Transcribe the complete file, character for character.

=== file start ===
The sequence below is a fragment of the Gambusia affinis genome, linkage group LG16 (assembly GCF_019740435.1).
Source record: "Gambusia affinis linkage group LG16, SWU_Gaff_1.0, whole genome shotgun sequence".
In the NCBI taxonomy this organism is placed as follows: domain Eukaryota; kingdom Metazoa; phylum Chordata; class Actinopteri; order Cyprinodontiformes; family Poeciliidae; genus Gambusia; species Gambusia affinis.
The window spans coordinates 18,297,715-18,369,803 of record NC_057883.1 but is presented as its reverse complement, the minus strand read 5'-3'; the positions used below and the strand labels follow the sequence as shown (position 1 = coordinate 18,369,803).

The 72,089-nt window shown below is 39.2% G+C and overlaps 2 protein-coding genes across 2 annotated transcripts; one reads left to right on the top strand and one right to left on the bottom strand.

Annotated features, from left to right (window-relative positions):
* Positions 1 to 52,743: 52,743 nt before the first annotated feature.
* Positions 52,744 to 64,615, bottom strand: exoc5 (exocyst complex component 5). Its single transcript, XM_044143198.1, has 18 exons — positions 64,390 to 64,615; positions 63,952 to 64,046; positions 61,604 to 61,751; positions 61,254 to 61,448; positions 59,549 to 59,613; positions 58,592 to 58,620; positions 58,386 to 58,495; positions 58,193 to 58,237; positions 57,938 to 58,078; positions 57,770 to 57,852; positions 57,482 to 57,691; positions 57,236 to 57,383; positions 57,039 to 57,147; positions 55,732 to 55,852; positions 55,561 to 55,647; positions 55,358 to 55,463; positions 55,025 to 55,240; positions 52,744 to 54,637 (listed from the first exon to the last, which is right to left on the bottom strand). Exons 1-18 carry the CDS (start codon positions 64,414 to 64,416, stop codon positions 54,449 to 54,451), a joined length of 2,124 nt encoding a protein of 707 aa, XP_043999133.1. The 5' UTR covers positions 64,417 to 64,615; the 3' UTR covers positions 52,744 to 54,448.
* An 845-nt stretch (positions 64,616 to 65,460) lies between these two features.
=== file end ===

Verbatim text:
The sequence below is a fragment of the Gambusia affinis genome, linkage group LG16 (assembly GCF_019740435.1).
Source record: "Gambusia affinis linkage group LG16, SWU_Gaff_1.0, whole genome shotgun sequence".
In the NCBI taxonomy this organism is placed as follows: domain Eukaryota; kingdom Metazoa; phylum Chordata; class Actinopteri; order Cyprinodontiformes; family Poeciliidae; genus Gambusia; species Gambusia affinis.
The window spans coordinates 18,297,715-18,369,803 of record NC_057883.1 but is presented as its reverse complement, the minus strand read 5'-3'; the positions used below and the strand labels follow the sequence as shown (position 1 = coordinate 18,369,803).

The 72,089-nt window shown below is 39.2% G+C and overlaps 2 protein-coding genes across 2 annotated transcripts; one reads left to right on the top strand and one right to left on the bottom strand.

Annotated features, from left to right (window-relative positions):
* Positions 1 to 52,743: 52,743 nt before the first annotated feature.
* Positions 52,744 to 64,615, bottom strand: exoc5 (exocyst complex component 5). Its single transcript, XM_044143198.1, has 18 exons — positions 64,390 to 64,615; positions 63,952 to 64,046; positions 61,604 to 61,751; positions 61,254 to 61,448; positions 59,549 to 59,613; positions 58,592 to 58,620; positions 58,386 to 58,495; positions 58,193 to 58,237; positions 57,938 to 58,078; positions 57,770 to 57,852; positions 57,482 to 57,691; positions 57,236 to 57,383; positions 57,039 to 57,147; positions 55,732 to 55,852; positions 55,561 to 55,647; positions 55,358 to 55,463; positions 55,025 to 55,240; positions 52,744 to 54,637 (listed from the first exon to the last, which is right to left on the bottom strand). Exons 1-18 carry the CDS (start codon positions 64,414 to 64,416, stop codon positions 54,449 to 54,451), a joined length of 2,124 nt encoding a protein of 707 aa, XP_043999133.1. The 5' UTR covers positions 64,417 to 64,615; the 3' UTR covers positions 52,744 to 54,448.
* An 845-nt stretch (positions 64,616 to 65,460) lies between these two features.